Instead of criticizing your partner through condemning statements, try expressing how you feel by starting off statements with “I”.
When you start a statement off with ‘I’, you are owning your own part in the situation and explaining how you feel when your partner does whatever it is that they do that is frustrating.
It allows you to be able to clearly express what you’re feeling and how your partner’s patterns are affecting you without having the negative effect of criticising your partner.
When we have contempt for our partners, the way we communicate is hurtful and are directed to hurt. It can be sarcastic, condescending, or just plain mean. Partners also exhibit contempt through our body language – eye-rolling is an example of such body language.
So, what do you do instead?
If you can spend some time focusing on your partner’s positive qualities instead of being watchful of their flaws it will help you to develop compassion, care, empathy, and kindness toward them.
“I didn’t do anything!”
People resort to defensiveness when they feel that they are in a threatening situation or are being compromised. It’s a tactic often used to remove one’s self from the responsibility of owning up to a mistake.
Sometimes, defensiveness even comes with gaslighting, a technique used by some people to make it seem that it is the other person’s fault how they got themselves into the miserable situation.
If you’re culpable, then be accountable. Practising defensiveness only hurts the feelings of your partner.
By being defensive you are exhibiting that you are not paying attention to what your partner is saying. If you did something wrong, then just be accountable and take the responsibility for it.
Being responsible shows maturity and empathy towards your partner.
Stonewalling is literally putting up a wall between you and your partner. Withdrawal or distancing yourself from your partner in terms of physical and emotional aspect are all manifestations of stonewalling.
Dr Gottman’s research found that men are more likely to resort to this tactic to prevent hurting their wives. However, stonewalling can be just as hurtful as mindlessly saying things.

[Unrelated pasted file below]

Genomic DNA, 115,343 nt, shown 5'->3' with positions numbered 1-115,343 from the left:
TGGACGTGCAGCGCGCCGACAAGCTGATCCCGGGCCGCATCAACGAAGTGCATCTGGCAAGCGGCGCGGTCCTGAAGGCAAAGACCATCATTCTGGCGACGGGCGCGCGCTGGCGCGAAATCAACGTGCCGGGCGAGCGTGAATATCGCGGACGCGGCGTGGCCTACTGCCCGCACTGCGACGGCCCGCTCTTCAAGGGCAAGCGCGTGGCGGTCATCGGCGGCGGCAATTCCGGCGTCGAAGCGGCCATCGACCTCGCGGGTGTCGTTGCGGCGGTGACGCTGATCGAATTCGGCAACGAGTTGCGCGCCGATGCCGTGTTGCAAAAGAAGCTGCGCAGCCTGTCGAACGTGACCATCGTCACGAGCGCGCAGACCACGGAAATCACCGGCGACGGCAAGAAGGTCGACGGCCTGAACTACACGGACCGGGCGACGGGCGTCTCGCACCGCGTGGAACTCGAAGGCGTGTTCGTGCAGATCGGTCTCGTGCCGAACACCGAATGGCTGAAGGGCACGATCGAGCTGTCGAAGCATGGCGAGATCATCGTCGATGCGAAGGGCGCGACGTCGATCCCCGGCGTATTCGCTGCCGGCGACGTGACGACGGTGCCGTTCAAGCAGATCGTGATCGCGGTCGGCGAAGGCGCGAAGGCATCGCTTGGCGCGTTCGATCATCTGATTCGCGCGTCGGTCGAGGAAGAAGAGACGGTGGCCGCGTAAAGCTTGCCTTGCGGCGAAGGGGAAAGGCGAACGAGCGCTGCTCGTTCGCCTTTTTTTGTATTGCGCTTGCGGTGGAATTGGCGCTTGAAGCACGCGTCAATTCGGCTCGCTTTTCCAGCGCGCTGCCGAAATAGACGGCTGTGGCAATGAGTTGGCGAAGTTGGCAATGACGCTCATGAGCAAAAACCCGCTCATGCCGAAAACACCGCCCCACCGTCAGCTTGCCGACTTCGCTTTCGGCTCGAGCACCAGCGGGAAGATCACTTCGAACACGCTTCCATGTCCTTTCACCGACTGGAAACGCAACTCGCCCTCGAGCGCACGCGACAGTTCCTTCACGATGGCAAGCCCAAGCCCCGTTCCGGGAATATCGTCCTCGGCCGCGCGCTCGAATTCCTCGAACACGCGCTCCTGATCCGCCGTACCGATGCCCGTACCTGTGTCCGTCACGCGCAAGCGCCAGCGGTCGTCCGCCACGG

Instead of stonewalling your partner, tell your partner that you wish to leave the argument to breathe; re-assure them that you will come back when you’re ready. In this manner, your partner will be more open to understanding that you’ll be taking this time away from them to properly manage your own emotions.
These four horsemen escalate in how grave they affect your partner and if these behaviors infest your relationship, it’s necessary to stop them on their tracks before it’s too late.
As an alternative solution, both of you can learn to apply more positive to pave the way to mend broken areas in your relationship
5. Practice gratitude
The previous strategies were all designed to address the negative cycles and attitudes in your relationship, this last tip will help shift your focus on the things that make your relationship good.
For us to see the good, we can practice gratitude.
Gratitude is an important skill that we all should be practising in our relationships.
Not only is it courteous, but, on an emotional level, expressing gratitude is uplifting and provides us with a better sense in our overall well-being.
When we practice gratitude, we see the good in our partners. We acknowledge their help and validate their love. We can stop contempt on its tracks because, we are able to see that, after all the arguments and conflicts, there is still the good in your partner.
Whether the cause of these conflicts is something as small such as your husband leaving his dirty work clothes on the floor; or by something bigger, such as your spouse’s infidelity, these strategies on how to repair a relationship will only work if both partners are committed to making the necessary changes.
As your vows said: “for better, for worse…” It is important to remember that you also committed to love your partner even at the “for worse” part of this vow.